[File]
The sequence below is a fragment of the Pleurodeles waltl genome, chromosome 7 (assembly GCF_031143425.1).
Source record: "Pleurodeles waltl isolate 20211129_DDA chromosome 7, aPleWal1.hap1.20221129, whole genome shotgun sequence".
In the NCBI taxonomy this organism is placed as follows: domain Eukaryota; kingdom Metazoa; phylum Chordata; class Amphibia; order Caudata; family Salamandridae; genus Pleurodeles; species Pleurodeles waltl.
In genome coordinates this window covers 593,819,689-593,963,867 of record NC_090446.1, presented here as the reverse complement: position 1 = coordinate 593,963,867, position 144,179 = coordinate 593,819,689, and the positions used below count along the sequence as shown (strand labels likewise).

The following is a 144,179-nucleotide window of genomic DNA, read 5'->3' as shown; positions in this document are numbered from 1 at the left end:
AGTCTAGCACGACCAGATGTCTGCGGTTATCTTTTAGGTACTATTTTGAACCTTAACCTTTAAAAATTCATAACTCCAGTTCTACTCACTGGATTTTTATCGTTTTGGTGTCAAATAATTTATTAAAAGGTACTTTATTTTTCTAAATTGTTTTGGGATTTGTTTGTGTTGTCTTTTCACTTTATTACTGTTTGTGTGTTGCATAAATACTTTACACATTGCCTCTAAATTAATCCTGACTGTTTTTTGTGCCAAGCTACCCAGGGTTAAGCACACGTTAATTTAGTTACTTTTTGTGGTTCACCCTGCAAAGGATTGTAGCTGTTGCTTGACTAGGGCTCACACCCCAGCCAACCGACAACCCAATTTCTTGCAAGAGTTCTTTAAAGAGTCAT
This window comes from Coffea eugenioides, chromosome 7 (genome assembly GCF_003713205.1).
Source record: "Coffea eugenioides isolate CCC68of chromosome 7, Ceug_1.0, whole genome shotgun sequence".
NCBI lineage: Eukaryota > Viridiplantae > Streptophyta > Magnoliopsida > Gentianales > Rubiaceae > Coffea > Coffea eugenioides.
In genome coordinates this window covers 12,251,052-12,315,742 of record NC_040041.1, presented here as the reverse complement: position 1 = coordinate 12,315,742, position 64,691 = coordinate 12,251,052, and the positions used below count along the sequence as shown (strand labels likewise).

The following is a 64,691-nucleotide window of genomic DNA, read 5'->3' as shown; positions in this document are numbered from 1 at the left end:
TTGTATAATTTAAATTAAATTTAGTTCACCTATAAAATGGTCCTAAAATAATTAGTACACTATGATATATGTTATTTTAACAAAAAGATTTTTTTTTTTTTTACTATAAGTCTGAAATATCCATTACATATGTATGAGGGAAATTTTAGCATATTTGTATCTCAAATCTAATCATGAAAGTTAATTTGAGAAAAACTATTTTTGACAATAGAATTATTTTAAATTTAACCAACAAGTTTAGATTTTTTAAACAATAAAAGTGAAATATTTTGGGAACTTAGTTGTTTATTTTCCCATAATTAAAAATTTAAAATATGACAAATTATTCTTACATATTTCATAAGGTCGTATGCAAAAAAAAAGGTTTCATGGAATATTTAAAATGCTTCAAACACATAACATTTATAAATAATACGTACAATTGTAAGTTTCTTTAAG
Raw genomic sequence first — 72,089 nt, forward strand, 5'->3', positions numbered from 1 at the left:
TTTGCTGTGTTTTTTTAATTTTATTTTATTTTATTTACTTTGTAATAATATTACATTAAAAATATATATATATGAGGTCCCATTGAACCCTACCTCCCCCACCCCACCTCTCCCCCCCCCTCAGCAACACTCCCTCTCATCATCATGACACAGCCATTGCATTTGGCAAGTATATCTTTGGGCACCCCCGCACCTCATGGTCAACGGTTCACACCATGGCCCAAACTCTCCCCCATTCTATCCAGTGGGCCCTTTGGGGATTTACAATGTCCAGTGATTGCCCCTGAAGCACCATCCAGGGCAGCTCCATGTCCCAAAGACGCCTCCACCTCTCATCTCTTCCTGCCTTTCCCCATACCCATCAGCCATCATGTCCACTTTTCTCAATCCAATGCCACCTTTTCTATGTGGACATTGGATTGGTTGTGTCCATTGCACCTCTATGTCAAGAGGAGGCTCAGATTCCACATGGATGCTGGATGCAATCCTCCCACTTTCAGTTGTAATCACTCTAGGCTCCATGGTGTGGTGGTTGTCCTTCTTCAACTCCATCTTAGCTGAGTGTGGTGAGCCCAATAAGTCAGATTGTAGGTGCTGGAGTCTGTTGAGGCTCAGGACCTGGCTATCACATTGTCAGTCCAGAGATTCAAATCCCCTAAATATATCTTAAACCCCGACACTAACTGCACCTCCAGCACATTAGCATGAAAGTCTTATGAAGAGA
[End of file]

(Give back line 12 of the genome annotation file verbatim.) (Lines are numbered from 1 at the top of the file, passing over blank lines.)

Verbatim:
TTGTATAATTTAAATTAAATTTAGTTCACCTATAAAATGGTCCTAAAATAATTAGTACACTATGATATATGTTATTTTAACAAAAAGATTTTTTTTTTTTTTACTATAAGTCTGAAATATCCATTACATATGTATGAGGGAAATTTTAGCATATTTGTATCTCAAATCTAATCATGAAAGTTAATTTGAGAAAAACTATTTTTGACAATAGAATTATTTTAAATTTAACCAACAAGTTTAGATTTTTTAAACAATAAAAGTGAAATATTTTGGGAACTTAGTTGTTTATTTTCCCATAATTAAAAATTTAAAATATGACAAATTATTCTTACATATTTCATAAGGTCGTATGCAAAAAAAAAGGTTTCATGGAATATTTAAAATGCTTCAAACACATAACATTTATAAATAATACGTACAATTGTAAGTTTCTTTAAG